The NLP schedules two general conferences with the public librarians yearly. These two conferences take place in March and in November. These two occasions which regularly last for three days constitute a kind of reunion and reestablishment of ties among co-librarians. But the conferences in which librarians listen to speakers talk and discuss on issues that concern librarians is also a chance for them to be heard personally regarding their problems in their turf.
The March conference is more or less timed with
the celebration of Public Library Day, March 9, the day when the private-sponsored
American Circulating Library was turned over to the government and thus
became a government entity, evolving later into the National Library.
Sometimes, this first annual conference is set on other days but still
scheduled in March. The most exciting March conference was celebrated
in the year 2000, the centennial of the National Library. On this
occasion, 15 public libraries received plaques and cash as well as "Outstanding
Public Libraries." The awardees included:
The second annual conference is in November.
Last year, 2001, the public librarians had the opportunity to listen to
former President Corazon Aquino as the conference's guest speaker.
The Conference also launched the book co-authored by the recently retired
NLP Director, Adoracion Mendoza (formerly Bolos). The book is a descriptive
profile of the public libraries in Metro Manila and of Region 1 (consisting
of four provinces, namely: Ilocos Norte, Ilocos Sur, La Union, and
The Public Libraries Information Network
Launched in 1999, this network links the National Library and the public libraries in terms of sharing information and materials through the computer. The local library gets substantial benefit because it does not have to have the material or document requested by a patron but simply requests the local library which has it to share it through the computer link-up. It can also be shared by recording information in diskettes, or by faxing in case a fax machine exists.
In this regard, the public librarians must be trained on use of computers and on the softwares relevant to library work. For 2001, batches of trainings on the software Library Solution System (L.S.S.) and of TINLIB were scheduled with a number of trainees from various regions coming to the National Library.
To monitor PUBLIN developments in the regions,
some librarians in the NLP conduct inspection visits. In charge of
this monitoring visits is the Bibliographic Services Division of the NLP
which extends technical assistance on computer problems, both software
and hardware. Besides these, on-the-spot trainings are extended on
library processes and other areas of library work such as collection development,
cataloguing, and bibliographic services whenever needed by the local public
Towards Contributing to the Educational and Cultural Growth of the Community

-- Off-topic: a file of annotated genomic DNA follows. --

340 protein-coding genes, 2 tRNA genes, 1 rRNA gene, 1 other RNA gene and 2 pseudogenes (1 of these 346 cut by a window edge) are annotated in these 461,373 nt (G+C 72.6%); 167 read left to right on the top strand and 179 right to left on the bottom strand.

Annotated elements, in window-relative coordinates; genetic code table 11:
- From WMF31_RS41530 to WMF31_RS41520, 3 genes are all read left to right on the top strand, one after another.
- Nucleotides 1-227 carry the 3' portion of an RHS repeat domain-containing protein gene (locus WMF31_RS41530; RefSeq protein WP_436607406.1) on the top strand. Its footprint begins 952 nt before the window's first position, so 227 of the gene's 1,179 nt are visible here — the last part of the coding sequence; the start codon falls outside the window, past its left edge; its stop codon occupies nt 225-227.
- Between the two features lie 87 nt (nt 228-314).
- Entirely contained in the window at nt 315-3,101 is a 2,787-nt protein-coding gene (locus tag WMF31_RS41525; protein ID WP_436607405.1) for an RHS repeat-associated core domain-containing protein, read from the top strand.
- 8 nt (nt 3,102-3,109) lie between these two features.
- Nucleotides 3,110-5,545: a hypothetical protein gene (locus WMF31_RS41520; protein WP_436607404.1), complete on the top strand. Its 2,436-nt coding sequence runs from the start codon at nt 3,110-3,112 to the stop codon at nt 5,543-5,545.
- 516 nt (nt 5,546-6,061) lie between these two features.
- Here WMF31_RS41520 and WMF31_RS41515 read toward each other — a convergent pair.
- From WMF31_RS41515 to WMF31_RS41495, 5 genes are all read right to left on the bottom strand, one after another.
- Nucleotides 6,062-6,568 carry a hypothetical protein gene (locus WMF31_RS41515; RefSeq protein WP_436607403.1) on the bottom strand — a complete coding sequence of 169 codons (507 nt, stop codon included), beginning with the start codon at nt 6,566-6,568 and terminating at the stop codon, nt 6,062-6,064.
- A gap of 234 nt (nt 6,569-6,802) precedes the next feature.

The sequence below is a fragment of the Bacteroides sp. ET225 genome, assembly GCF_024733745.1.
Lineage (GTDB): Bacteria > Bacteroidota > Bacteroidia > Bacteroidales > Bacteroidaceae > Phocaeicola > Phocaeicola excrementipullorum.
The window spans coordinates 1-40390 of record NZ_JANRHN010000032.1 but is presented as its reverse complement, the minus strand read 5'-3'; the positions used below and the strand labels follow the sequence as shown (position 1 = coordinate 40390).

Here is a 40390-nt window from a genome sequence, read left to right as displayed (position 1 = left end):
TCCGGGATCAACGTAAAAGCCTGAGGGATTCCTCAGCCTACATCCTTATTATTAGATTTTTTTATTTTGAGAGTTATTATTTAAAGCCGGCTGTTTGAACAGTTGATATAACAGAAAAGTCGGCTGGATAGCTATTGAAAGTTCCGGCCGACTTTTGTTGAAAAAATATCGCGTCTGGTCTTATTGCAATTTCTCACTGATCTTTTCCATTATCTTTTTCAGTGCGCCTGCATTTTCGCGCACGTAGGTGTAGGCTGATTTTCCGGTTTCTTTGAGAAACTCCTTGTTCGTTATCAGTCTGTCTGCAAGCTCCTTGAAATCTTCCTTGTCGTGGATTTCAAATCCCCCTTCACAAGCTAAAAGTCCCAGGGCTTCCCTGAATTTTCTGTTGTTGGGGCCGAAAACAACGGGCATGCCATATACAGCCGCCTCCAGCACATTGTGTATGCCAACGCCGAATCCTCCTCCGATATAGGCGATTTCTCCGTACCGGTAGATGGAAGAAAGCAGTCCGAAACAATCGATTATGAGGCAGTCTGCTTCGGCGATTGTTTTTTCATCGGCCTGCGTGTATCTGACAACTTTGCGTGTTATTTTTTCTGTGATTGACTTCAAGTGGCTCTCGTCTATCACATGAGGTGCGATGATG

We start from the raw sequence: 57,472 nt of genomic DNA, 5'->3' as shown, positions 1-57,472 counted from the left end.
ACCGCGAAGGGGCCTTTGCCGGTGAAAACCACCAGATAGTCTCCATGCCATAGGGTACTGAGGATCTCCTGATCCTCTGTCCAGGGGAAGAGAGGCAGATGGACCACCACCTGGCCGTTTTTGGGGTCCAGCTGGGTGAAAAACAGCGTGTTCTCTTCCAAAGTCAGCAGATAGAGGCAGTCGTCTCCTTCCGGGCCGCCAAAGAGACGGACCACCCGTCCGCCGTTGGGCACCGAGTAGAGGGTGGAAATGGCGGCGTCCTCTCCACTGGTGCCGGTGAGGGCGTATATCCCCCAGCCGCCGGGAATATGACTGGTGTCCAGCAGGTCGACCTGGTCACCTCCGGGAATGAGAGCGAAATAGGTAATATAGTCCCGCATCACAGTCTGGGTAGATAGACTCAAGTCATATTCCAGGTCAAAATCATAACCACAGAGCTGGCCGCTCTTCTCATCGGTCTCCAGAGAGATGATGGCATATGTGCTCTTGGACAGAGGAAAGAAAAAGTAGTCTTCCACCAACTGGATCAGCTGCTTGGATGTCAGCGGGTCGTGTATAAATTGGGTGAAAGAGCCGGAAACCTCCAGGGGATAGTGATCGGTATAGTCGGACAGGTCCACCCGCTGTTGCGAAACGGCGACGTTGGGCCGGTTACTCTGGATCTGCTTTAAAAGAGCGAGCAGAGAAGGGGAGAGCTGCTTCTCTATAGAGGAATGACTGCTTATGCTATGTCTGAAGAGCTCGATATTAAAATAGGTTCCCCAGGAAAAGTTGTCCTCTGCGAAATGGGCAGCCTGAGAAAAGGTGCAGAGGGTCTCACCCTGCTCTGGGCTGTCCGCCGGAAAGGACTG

The public libraries support the educational and cultural goals of the Philippine government. As an educational agency, the NLP and the public libraries caters to the information needs of patrons. Through the books, newspapers, magazines, and documents in the libraries, patrons broaden their knowledge on history both national and local, of famous Filipinos, developing in them a sense of national pride and love of country. Their reading and visits to the libraries also develop in the patrons interest for reading and stimulate in them a desire for knowledge. In the process, their research skills are also developed, as patrons go through the tasks of looking for the entries at the OPAC machine, or in guides and checklists which the librarians come up as service to the reading public.
Not only Philippine life and culture is up for viewing but public libraries also display exhibits to expose the public to life in other countries so that Filipinos in every community will gain additional knowledge on other countries as well.
Public libraries are also in the forefront of whatever cultural activity is launched and implemented by the local government. They put up exhibits and accommodate exhibits of other government agencies. They construct booths for this purpose where the different facets of Philippine life and culture, its customs and traditions, material or spiritual, are displayed to the interested viewers. Public libraries are required to enhance library consciousness of the public by not only putting up exhibits and booths but also conducting programs and other activities to commemorate National Book Week, and other such events related to the love for reading and the libraries.
In other words, the NLP and the public libraries are not just repositories of collections; they are also involved actively in the nurturance and enhancement of the educational and cultural development of the Filipino people.
All Rights reserved. Copyright (c) National Library of the Philippines, 2002